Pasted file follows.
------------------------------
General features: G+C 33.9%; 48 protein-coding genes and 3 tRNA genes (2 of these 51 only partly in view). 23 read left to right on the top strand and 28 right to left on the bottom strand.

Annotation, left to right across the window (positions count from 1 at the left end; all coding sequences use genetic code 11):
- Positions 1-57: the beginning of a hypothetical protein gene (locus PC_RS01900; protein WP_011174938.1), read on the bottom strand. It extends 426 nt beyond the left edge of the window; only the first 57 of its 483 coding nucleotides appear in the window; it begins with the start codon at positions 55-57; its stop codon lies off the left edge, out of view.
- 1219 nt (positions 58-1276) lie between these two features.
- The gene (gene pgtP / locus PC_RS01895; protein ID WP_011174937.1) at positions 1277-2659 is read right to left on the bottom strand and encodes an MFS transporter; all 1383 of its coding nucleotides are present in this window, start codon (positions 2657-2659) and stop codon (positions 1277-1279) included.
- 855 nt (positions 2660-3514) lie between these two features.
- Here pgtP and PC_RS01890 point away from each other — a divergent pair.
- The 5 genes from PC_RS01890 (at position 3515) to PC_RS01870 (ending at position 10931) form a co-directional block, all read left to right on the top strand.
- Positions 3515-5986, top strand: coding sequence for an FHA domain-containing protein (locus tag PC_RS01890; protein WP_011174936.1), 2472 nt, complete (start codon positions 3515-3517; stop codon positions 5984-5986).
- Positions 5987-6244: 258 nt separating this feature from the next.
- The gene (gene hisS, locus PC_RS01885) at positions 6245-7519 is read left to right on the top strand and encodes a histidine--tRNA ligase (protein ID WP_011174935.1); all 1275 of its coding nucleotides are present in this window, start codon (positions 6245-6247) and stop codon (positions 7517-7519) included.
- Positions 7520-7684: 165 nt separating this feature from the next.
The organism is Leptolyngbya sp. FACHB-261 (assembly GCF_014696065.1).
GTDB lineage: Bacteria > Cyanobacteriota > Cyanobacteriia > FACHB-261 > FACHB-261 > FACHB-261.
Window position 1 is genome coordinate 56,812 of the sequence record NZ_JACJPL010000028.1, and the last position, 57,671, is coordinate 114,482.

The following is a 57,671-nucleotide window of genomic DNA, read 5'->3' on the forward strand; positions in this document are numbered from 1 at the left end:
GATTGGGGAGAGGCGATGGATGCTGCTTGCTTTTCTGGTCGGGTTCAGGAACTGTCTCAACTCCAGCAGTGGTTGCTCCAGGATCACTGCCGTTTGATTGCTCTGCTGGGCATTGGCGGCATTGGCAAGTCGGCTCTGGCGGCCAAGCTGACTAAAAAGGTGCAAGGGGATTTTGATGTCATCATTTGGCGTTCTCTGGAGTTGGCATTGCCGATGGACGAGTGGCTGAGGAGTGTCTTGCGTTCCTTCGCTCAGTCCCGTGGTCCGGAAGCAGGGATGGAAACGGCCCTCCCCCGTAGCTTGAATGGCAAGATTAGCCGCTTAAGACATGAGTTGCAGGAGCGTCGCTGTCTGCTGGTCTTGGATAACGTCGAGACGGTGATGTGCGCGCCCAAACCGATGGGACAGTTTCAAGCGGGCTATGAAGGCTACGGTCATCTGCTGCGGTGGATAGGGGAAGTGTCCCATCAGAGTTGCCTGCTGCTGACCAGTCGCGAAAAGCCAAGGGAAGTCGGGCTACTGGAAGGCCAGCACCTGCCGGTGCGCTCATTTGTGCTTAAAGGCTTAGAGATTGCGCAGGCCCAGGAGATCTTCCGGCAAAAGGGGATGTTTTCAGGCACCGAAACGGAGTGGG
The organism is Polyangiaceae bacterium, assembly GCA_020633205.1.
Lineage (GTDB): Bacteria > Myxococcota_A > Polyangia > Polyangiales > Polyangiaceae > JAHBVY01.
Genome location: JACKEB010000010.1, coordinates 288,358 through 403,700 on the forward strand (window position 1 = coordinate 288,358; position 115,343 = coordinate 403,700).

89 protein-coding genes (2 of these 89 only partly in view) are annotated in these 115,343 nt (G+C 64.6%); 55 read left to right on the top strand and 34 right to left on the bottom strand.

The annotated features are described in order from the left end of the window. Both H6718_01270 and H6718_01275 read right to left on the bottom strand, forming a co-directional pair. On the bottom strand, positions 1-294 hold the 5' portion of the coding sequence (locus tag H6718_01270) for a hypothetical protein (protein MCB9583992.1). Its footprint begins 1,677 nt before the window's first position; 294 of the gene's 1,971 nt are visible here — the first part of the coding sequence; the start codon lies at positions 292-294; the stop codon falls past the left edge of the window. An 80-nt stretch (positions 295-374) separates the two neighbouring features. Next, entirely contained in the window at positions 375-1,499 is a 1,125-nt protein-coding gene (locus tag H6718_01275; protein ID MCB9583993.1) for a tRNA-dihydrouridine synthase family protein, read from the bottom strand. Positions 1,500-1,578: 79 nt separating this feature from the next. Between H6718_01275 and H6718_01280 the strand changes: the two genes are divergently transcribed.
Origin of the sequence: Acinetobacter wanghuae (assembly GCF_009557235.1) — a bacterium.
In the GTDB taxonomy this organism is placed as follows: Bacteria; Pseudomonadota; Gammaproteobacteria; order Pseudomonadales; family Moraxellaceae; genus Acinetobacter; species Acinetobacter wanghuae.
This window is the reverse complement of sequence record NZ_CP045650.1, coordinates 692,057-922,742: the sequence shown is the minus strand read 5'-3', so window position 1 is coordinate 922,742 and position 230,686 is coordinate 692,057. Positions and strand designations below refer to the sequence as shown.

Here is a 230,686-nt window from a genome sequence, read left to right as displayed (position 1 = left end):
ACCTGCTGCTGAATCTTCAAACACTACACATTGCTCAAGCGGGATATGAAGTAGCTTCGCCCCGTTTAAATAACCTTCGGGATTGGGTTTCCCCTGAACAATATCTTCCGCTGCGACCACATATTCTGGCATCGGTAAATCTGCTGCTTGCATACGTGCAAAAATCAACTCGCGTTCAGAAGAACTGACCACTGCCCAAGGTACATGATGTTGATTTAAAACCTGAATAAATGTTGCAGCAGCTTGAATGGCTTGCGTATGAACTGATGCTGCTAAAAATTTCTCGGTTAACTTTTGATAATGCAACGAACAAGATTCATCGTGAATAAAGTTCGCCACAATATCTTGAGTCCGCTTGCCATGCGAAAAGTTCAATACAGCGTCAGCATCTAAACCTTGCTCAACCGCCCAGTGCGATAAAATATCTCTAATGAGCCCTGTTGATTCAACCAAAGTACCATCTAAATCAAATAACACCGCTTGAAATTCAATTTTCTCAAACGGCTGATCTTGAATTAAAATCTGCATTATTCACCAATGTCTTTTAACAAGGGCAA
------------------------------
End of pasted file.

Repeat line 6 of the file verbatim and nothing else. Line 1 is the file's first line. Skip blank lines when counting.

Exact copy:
- 855 nt (positions 2660-3514) lie between these two features.